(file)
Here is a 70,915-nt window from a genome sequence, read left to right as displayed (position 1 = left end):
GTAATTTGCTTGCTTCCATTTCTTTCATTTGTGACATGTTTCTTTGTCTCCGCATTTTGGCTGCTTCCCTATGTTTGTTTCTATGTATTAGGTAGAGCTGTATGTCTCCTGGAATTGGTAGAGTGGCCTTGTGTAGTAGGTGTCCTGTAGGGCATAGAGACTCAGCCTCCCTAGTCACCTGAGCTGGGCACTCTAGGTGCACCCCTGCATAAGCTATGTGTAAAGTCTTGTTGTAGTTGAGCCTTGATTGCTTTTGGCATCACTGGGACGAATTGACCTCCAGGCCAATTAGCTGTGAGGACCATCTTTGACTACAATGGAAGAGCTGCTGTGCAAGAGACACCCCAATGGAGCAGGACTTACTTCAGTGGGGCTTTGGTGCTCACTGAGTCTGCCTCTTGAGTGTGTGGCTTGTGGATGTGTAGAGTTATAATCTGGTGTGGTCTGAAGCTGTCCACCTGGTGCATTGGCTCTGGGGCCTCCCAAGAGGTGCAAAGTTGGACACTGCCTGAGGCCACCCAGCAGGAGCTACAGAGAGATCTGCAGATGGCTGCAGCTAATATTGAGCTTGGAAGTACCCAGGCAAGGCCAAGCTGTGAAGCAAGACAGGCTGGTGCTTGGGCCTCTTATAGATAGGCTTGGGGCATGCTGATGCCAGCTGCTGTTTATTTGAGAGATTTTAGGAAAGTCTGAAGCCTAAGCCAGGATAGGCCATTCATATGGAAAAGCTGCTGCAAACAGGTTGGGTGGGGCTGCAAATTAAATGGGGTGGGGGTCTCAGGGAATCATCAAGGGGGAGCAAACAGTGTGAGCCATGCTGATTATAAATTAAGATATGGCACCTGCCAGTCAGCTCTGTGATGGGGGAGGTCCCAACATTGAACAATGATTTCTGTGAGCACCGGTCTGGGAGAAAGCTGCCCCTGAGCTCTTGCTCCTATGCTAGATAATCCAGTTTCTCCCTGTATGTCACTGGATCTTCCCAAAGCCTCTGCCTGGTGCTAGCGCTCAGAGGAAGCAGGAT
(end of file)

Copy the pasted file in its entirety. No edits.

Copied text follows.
Here is a 70,915-nt window from a genome sequence, read left to right as displayed (position 1 = left end):
GTAATTTGCTTGCTTCCATTTCTTTCATTTGTGACATGTTTCTTTGTCTCCGCATTTTGGCTGCTTCCCTATGTTTGTTTCTATGTATTAGGTAGAGCTGTATGTCTCCTGGAATTGGTAGAGTGGCCTTGTGTAGTAGGTGTCCTGTAGGGCATAGAGACTCAGCCTCCCTAGTCACCTGAGCTGGGCACTCTAGGTGCACCCCTGCATAAGCTATGTGTAAAGTCTTGTTGTAGTTGAGCCTTGATTGCTTTTGGCATCACTGGGACGAATTGACCTCCAGGCCAATTAGCTGTGAGGACCATCTTTGACTACAATGGAAGAGCTGCTGTGCAAGAGACACCCCAATGGAGCAGGACTTACTTCAGTGGGGCTTTGGTGCTCACTGAGTCTGCCTCTTGAGTGTGTGGCTTGTGGATGTGTAGAGTTATAATCTGGTGTGGTCTGAAGCTGTCCACCTGGTGCATTGGCTCTGGGGCCTCCCAAGAGGTGCAAAGTTGGACACTGCCTGAGGCCACCCAGCAGGAGCTACAGAGAGATCTGCAGATGGCTGCAGCTAATATTGAGCTTGGAAGTACCCAGGCAAGGCCAAGCTGTGAAGCAAGACAGGCTGGTGCTTGGGCCTCTTATAGATAGGCTTGGGGCATGCTGATGCCAGCTGCTGTTTATTTGAGAGATTTTAGGAAAGTCTGAAGCCTAAGCCAGGATAGGCCATTCATATGGAAAAGCTGCTGCAAACAGGTTGGGTGGGGCTGCAAATTAAATGGGGTGGGGGTCTCAGGGAATCATCAAGGGGGAGCAAACAGTGTGAGCCATGCTGATTATAAATTAAGATATGGCACCTGCCAGTCAGCTCTGTGATGGGGGAGGTCCCAACATTGAACAATGATTTCTGTGAGCACCGGTCTGGGAGAAAGCTGCCCCTGAGCTCTTGCTCCTATGCTAGATAATCCAGTTTCTCCCTGTATGTCACTGGATCTTCCCAAAGCCTCTGCCTGGTGCTAGCGCTCAGAGGAAGCAGGAT